In a preferred embodiment, each synchronization field and each timing field is written simultaneously.

In another embodiment, the last trailing writer in each sequence of trailing writers is a track identification writer. Each of the remaining trail of writers in the sequence of trailing writers is an erase writer. Each trailing field is an erased field. In a refinement, the remaining trailing writers are a first erase writer and a second erase writer.

In still another embodiment, a first tape edge and a second tape edge define the tape width. A first timing writer is located closer than any leading writer to the first tape edge. A second timing writer is located closer than any leading writer to the second tape edge.

In yet another embodiment, the fixed timing distance is zero, thereby aligning the start of each timing field with the start of each synchronization field along the tape length.

In a further embodiment, each of the timing writers is a thin film writer including a bottom pole, a top pole, an insulating gap layer interposed between the bottom pole and the top pole, and a plurality of coils between the top and bottom poles. The bottom pole and the top pole form an electromagnet driven by current in the coils. In a refinement, at least one trailing writer has a split top pole, each split top pole trailing writer writing at least two trailing fields simultaneously.

In a still further embodiment, each timing reader is an inductive reader or a magnetoresistive reader.

In yet a further embodiment, each timing writer and each leading writer are constructed on a single substrate. Each timing reader at a particular location in the sequence of timing readers and each trailing writer having the same particular location in the sequence of trailing writers are also constructed on a single substrate.

In yet a still further embodiment, each timing writer writes the timing field at a first frequency. Each timing writer writes a second field following the timing field, the second field including a signal at a second frequency. Each timing reader detects the transition between the timing field and the second field and detects periods of the second frequency signal. The number of periods detected is used to determine the appropriate fixed distance behind synchronization fields for writing trailing fields.

A method for writing at least one servo track on a magnetic storage tape moving relative to a head is also provided. Each servo track has a synchronization field followed by a sequence of trailing field patterns extending for a portion of the tape length. The method includes writing a synchronization field on the tape for each servo track, writing at least one timing field on the tape a fixed distance from a select synchronization field, reading each timing field from the tape, and writing the next trailing field pattern in the sequence on the tape for each servo track. Each of the next trailing field patterns has a location based on when each timing field is read. Reading each timing field and writing the next trailing field pattern in the sequence is repeated until each trailing field pattern in the sequence is written on the tape.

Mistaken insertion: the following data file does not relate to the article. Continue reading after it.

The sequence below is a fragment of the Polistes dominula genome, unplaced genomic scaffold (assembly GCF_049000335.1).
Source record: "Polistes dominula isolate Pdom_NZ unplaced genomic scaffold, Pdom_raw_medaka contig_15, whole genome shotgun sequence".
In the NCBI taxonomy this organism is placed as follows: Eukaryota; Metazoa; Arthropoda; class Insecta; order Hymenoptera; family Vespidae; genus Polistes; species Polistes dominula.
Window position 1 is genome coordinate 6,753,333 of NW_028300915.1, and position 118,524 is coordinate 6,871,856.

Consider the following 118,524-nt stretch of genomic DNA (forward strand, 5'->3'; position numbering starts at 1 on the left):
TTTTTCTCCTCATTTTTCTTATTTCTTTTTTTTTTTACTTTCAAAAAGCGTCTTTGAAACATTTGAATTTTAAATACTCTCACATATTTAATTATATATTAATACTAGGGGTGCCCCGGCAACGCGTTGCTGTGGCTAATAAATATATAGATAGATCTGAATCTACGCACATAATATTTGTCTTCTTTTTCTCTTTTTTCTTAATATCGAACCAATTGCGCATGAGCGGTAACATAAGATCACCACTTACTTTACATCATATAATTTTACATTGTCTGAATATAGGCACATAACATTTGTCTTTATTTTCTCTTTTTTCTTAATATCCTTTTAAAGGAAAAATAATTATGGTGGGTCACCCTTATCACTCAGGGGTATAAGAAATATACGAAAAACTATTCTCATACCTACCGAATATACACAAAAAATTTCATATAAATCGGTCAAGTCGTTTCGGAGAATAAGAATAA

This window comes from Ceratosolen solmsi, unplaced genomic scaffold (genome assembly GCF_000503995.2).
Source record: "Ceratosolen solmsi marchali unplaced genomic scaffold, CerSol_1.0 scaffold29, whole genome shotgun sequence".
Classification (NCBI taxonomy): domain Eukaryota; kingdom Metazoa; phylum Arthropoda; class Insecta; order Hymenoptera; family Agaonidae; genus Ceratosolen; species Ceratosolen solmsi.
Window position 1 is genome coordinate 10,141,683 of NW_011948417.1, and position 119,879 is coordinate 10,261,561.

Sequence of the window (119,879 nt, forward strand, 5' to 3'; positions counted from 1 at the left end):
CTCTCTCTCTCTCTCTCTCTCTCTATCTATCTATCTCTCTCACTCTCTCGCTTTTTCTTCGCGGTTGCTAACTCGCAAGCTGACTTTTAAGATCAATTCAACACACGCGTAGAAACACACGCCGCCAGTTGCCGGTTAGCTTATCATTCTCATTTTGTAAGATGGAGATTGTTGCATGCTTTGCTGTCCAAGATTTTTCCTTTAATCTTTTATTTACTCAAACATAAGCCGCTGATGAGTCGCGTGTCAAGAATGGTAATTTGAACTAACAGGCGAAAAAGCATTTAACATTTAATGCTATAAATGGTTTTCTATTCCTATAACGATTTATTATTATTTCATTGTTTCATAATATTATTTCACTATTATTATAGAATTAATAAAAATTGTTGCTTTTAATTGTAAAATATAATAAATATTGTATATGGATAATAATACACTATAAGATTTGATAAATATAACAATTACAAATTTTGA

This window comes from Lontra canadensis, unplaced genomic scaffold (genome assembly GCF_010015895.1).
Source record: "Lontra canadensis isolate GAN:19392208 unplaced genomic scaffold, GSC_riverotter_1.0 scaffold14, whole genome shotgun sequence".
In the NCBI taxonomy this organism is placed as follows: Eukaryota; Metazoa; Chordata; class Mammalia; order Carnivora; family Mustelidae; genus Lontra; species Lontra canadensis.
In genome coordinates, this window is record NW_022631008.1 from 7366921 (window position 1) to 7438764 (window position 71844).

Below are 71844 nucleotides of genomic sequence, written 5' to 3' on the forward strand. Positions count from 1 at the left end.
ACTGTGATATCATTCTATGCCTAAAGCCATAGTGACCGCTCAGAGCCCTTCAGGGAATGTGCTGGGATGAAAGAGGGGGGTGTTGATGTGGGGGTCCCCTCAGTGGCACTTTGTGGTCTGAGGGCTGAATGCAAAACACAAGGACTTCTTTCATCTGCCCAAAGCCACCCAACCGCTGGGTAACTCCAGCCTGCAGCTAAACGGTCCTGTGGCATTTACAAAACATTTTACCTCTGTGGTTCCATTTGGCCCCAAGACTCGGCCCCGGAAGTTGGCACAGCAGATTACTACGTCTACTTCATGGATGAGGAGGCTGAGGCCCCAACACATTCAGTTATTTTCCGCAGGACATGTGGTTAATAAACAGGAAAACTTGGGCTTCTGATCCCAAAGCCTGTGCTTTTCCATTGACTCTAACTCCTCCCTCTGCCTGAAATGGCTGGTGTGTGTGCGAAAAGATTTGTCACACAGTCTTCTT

In an embodiment, a servo frame includes a synchronization field followed by a sequence of trailing field patterns extending for a portion of the tape length. Each servo track includes a sequence of servo frames. The method further includes repeating, for each servo frame in the sequence of servo frames, writing a synchronization field, writing at least one timing field, reading each timing field, writing the next trailing field pattern, and repeating reading each timing field and writing the next trailing field pattern in the sequence until each trailing pattern in the sequence is written on the tape.

In another embodiment, a first timing field is written closer to the first tape edge than any of the servo tracks and a second timing field is written closer to the second tape edge than any of the servo tracks. In a refinement, writing the next trailing field pattern in the sequence includes determining a skew value as the difference between when the first timing field is read and when the second timing field is read and includes writing at least one trailing field on the tape for each servo track, the location of each trailing field along the tape length based on the skew value.

In still another embodiment, writing timing fields includes writing a first timing field having a signal at a first frequency and writing a second timing field following the first timing field, the second timing field including a signal at a second frequency. In a refinement, reading each of the timing fields from the tape includes detecting the transition between the first timing field and the second timing field and detecting each period of the second signal following the transition. The number of periods of the second signal following the transition is used to determine the location for writing the next trailing field pattern on the tape.